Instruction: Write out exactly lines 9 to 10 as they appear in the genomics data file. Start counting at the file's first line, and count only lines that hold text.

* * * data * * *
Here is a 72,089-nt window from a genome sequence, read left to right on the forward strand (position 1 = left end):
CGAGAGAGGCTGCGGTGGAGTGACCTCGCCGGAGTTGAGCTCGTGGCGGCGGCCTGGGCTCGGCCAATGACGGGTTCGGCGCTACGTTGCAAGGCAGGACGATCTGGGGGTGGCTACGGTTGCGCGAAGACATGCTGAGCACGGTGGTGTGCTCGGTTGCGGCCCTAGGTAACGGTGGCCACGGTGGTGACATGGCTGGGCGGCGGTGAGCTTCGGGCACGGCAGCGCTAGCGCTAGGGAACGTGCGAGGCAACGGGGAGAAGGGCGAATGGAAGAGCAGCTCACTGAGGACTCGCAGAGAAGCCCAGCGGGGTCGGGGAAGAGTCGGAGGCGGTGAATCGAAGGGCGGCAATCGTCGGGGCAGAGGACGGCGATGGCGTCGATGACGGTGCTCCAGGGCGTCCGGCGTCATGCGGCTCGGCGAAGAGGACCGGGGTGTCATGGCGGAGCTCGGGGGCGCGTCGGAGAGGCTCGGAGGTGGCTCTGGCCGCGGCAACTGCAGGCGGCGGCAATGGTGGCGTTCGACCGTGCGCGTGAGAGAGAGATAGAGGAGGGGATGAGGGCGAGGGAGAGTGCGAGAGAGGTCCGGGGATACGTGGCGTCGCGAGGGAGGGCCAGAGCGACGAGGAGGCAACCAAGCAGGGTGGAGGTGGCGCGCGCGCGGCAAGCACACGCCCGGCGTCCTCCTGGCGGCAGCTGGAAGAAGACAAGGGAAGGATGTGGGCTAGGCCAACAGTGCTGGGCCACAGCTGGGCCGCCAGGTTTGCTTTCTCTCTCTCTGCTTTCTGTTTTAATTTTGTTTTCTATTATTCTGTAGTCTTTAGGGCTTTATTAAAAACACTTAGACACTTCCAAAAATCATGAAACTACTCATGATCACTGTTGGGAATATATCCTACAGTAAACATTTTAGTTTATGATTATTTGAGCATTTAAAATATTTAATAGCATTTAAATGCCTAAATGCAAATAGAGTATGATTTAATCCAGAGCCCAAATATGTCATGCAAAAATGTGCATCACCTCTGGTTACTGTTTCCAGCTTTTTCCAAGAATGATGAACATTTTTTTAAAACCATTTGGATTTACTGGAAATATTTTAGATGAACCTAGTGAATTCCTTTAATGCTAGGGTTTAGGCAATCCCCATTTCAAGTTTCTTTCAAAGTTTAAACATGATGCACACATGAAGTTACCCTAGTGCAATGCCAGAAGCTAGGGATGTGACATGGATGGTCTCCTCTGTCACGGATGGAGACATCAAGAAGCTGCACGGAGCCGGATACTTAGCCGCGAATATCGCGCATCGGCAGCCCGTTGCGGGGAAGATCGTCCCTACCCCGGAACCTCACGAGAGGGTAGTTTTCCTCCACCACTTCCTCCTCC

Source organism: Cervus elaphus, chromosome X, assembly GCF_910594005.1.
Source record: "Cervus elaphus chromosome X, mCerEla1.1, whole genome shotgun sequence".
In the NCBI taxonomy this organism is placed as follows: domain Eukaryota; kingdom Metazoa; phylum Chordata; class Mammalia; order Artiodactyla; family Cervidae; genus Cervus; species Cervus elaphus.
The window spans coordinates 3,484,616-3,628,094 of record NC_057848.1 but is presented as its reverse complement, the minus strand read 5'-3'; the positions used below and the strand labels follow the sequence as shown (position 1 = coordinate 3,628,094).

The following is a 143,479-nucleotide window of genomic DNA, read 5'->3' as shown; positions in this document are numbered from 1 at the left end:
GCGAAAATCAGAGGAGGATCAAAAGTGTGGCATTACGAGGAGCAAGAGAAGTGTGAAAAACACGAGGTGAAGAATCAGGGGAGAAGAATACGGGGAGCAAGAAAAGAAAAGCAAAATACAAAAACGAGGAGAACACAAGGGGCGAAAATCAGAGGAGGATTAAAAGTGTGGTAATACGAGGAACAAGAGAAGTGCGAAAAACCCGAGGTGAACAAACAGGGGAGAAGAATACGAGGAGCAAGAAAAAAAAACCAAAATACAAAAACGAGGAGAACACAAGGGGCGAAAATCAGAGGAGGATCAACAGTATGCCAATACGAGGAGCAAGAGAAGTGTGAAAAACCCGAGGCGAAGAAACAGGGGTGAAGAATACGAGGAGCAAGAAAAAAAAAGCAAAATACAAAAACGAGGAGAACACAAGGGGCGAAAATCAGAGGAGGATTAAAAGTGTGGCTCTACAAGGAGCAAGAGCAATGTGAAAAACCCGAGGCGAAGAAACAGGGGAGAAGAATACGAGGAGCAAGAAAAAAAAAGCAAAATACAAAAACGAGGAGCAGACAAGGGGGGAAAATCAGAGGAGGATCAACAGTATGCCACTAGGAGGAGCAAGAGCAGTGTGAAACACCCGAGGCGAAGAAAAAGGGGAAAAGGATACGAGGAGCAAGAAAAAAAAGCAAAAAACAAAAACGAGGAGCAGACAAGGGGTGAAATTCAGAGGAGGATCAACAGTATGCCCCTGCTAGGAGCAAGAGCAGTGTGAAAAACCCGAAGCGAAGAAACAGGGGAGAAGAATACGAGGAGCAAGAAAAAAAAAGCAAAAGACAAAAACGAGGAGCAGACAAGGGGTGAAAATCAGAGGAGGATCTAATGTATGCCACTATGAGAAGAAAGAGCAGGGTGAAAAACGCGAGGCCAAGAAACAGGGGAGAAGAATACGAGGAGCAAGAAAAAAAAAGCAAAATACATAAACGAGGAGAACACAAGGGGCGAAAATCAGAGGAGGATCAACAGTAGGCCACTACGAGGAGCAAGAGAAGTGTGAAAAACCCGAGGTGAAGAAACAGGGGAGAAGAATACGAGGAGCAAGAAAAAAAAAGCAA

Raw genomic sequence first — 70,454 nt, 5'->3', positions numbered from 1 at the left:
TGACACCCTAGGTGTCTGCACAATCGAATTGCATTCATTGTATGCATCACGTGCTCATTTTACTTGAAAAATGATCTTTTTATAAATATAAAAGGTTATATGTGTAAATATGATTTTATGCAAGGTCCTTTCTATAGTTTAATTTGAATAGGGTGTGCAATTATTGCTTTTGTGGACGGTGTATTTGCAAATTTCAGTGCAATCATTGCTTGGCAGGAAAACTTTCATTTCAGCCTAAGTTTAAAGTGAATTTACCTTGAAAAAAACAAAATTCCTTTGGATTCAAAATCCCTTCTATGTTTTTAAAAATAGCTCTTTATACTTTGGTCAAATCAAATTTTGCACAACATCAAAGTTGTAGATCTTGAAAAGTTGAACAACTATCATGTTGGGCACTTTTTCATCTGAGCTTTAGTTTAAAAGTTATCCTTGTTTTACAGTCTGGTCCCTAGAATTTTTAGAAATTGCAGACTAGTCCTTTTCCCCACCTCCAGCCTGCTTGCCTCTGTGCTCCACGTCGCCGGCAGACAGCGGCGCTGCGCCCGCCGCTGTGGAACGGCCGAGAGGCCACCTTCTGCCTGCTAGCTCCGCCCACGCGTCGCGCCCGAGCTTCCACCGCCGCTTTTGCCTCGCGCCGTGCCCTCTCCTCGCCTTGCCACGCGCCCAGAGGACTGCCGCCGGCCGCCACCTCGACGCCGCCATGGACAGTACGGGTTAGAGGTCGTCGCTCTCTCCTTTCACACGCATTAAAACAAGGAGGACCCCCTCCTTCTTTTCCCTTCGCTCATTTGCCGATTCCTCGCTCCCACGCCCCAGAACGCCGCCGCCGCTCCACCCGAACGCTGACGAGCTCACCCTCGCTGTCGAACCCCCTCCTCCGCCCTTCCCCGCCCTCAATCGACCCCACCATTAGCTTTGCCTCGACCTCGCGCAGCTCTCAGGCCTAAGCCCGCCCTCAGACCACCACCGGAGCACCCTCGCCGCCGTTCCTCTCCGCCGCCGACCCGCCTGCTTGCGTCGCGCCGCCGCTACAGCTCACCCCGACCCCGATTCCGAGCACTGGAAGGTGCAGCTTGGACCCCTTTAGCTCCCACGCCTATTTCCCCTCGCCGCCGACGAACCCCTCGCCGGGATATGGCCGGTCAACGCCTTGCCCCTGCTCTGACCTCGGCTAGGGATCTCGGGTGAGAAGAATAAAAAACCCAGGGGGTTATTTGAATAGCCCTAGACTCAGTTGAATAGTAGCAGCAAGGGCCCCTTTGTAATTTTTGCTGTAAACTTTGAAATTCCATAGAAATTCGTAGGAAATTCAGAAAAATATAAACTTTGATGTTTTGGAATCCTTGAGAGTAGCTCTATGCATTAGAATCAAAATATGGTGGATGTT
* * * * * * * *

Raw genomic sequence first — 70,454 nt, 5'->3', positions numbered from 1 at the left:
TGACACCCTAGGTGTCTGCACAATCGAATTGCATTCATTGTATGCATCACGTGCTCATTTTACTTGAAAAATGATCTTTTTATAAATATAAAAGGTTATATGTGTAAATATGATTTTATGCAAGGTCCTTTCTATAGTTTAATTTGAATAGGGTGTGCAATTATTGCTTTTGTGGACGGTGTATTTGCAAATTTCAGTGCAATCATTGCTTGGCAGGAAAACTTTCATTTCAGCCTAAGTTTAAAGTGAATTTACCTTGAAAAAAACAAAATTCCTTTGGATTCAAAATCCCTTCTATGTTTTTAAAAATAGCTCTTTATACTTTGGTCAAATCAAATTTTGCACAACATCAAAGTTGTAGATCTTGAAAAGTTGAACAACTATCATGTTGGGCACTTTTTCATCTGAGCTTTAGTTTAAAAGTTATCCTTGTTTTACAGTCTGGTCCCTAGAATTTTTAGAAATTGCAGACTAGTCCTTTTCCCCACCTCCAGCCTGCTTGCCTCTGTGCTCCACGTCGCCGGCAGACAGCGGCGCTGCGCCCGCCGCTGTGGAACGGCCGAGAGGCCACCTTCTGCCTGCTAGCTCCGCCCACGCGTCGCGCCCGAGCTTCCACCGCCGCTTTTGCCTCGCGCCGTGCCCTCTCCTCGCCTTGCCACGCGCCCAGAGGACTGCCGCCGGCCGCCACCTCGACGCCGCCATGGACAGTACGGGTTAGAGGTCGTCGCTCTCTCCTTTCACACGCATTAAAACAAGGAGGACCCCCTCCTTCTTTTCCCTTCGCTCATTTGCCGATTCCTCGCTCCCACGCCCCAGAACGCCGCCGCCGCTCCACCCGAACGCTGACGAGCTCACCCTCGCTGTCGAACCCCCTCCTCCGCCCTTCCCCGCCCTCAATCGACCCCACCATTAGCTTTGCCTCGACCTCGCGCAGCTCTCAGGCCTAAGCCCGCCCTCAGACCACCACCGGAGCACCCTCGCCGCCGTTCCTCTCCGCCGCCGACCCGCCTGCTTGCGTCGCGCCGCCGCTACAGCTCACCCCGACCCCGATTCCGAGCACTGGAAGGTGCAGCTTGGACCCCTTTAGCTCCCACGCCTATTTCCCCTCGCCGCCGACGAACCCCTCGCCGGGATATGGCCGGTCAACGCCTTGCCCCTGCTCTGACCTCGGCTAGGGATCTCGGGTGAGAAGAATAAAAAACCCAGGGGGTTATTTGAATAGCCCTAGACTCAGTTGAATAGTAGCAGCAAGGGCCCCTTTGTAATTTTTGCTGTAAACTTTGAAATTCCATAGAAATTCGTAGGAAATTCAGAAAAATATAAACTTTGATGTTTTGGAATCCTTGAGAGTAGCTCTATGCATTAGAATCAAAATATGGTGGATGTT